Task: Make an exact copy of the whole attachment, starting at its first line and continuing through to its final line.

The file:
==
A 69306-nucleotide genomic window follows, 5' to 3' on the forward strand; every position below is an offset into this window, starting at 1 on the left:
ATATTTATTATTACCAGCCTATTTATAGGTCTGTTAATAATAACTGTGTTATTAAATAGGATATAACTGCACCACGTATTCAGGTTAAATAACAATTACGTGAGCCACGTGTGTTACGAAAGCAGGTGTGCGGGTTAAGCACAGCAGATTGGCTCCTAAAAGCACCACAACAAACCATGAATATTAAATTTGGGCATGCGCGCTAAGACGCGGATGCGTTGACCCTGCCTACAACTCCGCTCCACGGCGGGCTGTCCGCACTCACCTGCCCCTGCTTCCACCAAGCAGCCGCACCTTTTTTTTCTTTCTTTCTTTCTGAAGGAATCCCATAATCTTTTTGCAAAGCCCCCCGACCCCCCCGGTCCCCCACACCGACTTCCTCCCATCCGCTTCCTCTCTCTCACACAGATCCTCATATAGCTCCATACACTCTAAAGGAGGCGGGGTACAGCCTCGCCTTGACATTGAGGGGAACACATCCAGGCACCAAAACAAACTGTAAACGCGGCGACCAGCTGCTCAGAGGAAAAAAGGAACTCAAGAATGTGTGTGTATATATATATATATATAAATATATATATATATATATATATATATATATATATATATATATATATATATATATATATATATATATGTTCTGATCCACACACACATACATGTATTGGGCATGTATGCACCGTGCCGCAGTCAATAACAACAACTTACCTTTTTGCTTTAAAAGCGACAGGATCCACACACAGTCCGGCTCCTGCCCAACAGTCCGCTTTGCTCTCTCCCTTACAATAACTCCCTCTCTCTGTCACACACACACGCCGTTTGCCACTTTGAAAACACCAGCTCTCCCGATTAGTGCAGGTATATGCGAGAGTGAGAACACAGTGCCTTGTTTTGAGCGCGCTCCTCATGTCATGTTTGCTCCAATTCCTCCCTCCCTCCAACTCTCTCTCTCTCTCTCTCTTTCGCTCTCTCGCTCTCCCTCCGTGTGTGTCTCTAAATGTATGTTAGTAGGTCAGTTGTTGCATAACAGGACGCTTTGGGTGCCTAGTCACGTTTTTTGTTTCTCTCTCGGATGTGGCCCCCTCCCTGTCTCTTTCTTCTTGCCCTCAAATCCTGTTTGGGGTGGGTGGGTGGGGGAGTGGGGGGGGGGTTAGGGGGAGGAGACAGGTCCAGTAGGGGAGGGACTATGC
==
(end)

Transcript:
A 69306-nucleotide genomic window follows, 5' to 3' on the forward strand; every position below is an offset into this window, starting at 1 on the left:
ATATTTATTATTACCAGCCTATTTATAGGTCTGTTAATAATAACTGTGTTATTAAATAGGATATAACTGCACCACGTATTCAGGTTAAATAACAATTACGTGAGCCACGTGTGTTACGAAAGCAGGTGTGCGGGTTAAGCACAGCAGATTGGCTCCTAAAAGCACCACAACAAACCATGAATATTAAATTTGGGCATGCGCGCTAAGACGCGGATGCGTTGACCCTGCCTACAACTCCGCTCCACGGCGGGCTGTCCGCACTCACCTGCCCCTGCTTCCACCAAGCAGCCGCACCTTTTTTTTCTTTCTTTCTTTCTGAAGGAATCCCATAATCTTTTTGCAAAGCCCCCCGACCCCCCCGGTCCCCCACACCGACTTCCTCCCATCCGCTTCCTCTCTCTCACACAGATCCTCATATAGCTCCATACACTCTAAAGGAGGCGGGGTACAGCCTCGCCTTGACATTGAGGGGAACACATCCAGGCACCAAAACAAACTGTAAACGCGGCGACCAGCTGCTCAGAGGAAAAAAGGAACTCAAGAATGTGTGTGTATATATATATATATATAAATATATATATATATATATATATATATATATATATATATATATATATATATATATATATATATATATGTTCTGATCCACACACACATACATGTATTGGGCATGTATGCACCGTGCCGCAGTCAATAACAACAACTTACCTTTTTGCTTTAAAAGCGACAGGATCCACACACAGTCCGGCTCCTGCCCAACAGTCCGCTTTGCTCTCTCCCTTACAATAACTCCCTCTCTCTGTCACACACACACGCCGTTTGCCACTTTGAAAACACCAGCTCTCCCGATTAGTGCAGGTATATGCGAGAGTGAGAACACAGTGCCTTGTTTTGAGCGCGCTCCTCATGTCATGTTTGCTCCAATTCCTCCCTCCCTCCAACTCTCTCTCTCTCTCTCTCTTTCGCTCTCTCGCTCTCCCTCCGTGTGTGTCTCTAAATGTATGTTAGTAGGTCAGTTGTTGCATAACAGGACGCTTTGGGTGCCTAGTCACGTTTTTTGTTTCTCTCTCGGATGTGGCCCCCTCCCTGTCTCTTTCTTCTTGCCCTCAAATCCTGTTTGGGGTGGGTGGGTGGGGGAGTGGGGGGGGGGTTAGGGGGAGGAGACAGGTCCAGTAGGGGAGGGACTATGC